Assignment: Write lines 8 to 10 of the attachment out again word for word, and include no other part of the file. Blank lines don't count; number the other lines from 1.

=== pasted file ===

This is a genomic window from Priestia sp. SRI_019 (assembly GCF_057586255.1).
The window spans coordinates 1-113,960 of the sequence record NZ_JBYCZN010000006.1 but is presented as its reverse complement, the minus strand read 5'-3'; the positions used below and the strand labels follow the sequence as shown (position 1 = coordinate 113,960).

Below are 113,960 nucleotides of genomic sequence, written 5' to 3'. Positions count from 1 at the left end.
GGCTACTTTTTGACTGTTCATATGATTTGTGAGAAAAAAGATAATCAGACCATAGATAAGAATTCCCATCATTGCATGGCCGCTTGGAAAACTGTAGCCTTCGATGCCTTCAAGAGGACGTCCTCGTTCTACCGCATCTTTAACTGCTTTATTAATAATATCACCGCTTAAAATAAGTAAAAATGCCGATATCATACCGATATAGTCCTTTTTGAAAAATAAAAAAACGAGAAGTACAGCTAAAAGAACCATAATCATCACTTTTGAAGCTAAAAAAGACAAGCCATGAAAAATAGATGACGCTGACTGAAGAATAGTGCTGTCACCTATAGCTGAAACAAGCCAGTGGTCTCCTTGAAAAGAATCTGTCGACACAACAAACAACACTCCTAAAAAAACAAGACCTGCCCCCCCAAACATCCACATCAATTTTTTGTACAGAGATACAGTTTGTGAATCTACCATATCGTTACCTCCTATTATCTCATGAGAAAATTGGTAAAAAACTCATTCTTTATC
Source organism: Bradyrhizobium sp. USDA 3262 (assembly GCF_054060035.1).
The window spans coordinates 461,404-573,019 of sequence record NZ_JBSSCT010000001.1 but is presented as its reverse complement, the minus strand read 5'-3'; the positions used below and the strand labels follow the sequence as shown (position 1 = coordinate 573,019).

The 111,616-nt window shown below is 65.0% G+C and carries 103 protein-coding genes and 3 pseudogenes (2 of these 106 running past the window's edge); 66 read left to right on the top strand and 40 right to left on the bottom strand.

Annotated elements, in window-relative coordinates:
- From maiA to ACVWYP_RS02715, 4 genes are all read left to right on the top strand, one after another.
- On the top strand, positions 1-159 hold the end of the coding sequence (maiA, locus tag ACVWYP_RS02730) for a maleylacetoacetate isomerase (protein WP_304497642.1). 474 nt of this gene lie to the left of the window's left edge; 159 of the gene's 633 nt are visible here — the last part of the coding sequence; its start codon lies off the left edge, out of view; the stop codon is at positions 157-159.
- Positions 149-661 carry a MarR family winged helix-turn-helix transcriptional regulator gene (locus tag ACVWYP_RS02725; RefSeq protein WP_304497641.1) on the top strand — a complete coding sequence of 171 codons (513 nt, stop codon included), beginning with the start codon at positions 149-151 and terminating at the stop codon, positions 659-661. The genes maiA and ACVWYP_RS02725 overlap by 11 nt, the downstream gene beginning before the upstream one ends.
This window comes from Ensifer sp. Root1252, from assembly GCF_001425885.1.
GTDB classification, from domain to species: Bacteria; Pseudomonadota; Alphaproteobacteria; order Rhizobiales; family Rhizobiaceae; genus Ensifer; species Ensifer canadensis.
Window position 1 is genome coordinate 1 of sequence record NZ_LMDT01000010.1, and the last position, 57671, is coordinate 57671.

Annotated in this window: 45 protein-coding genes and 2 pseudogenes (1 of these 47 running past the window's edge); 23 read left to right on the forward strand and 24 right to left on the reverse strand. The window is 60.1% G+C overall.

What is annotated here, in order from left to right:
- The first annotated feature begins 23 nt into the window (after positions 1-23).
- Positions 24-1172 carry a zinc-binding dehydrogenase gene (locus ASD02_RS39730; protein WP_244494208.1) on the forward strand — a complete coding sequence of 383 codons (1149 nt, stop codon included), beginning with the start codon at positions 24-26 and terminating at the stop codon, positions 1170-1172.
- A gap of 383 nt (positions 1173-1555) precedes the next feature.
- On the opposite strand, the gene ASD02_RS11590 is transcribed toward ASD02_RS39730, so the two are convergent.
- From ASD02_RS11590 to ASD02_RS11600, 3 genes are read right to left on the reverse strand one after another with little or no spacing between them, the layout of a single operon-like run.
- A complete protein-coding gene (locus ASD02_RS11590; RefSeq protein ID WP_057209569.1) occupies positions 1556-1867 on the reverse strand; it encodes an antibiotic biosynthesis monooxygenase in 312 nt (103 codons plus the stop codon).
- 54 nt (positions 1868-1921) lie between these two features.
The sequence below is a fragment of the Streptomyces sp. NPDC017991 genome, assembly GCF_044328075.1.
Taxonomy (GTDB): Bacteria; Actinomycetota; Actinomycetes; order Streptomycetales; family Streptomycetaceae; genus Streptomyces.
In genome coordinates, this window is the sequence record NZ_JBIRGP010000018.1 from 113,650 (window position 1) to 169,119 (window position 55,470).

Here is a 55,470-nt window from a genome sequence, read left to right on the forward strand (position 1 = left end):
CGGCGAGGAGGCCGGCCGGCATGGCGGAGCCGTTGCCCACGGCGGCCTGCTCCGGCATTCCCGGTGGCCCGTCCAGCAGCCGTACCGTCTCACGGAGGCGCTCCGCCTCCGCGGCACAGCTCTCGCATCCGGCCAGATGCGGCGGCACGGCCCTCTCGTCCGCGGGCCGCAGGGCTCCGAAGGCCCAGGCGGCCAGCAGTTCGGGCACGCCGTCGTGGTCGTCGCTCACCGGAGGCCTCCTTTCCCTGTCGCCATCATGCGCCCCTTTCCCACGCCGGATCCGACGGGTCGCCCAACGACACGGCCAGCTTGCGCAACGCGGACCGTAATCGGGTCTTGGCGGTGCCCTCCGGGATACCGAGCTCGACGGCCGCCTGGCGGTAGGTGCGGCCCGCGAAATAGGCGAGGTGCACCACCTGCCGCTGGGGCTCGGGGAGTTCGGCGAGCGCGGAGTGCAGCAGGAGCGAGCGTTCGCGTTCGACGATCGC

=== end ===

Annotated elements, in window-relative coordinates:
- From maiA to ACVWYP_RS02715, 4 genes are all read left to right on the top strand, one after another.
- On the top strand, positions 1-159 hold the end of the coding sequence (maiA, locus tag ACVWYP_RS02730) for a maleylacetoacetate isomerase (protein WP_304497642.1). 474 nt of this gene lie to the left of the window's left edge; 159 of the gene's 633 nt are visible here — the last part of the coding sequence; its start codon lies off the left edge, out of view; the stop codon is at positions 157-159.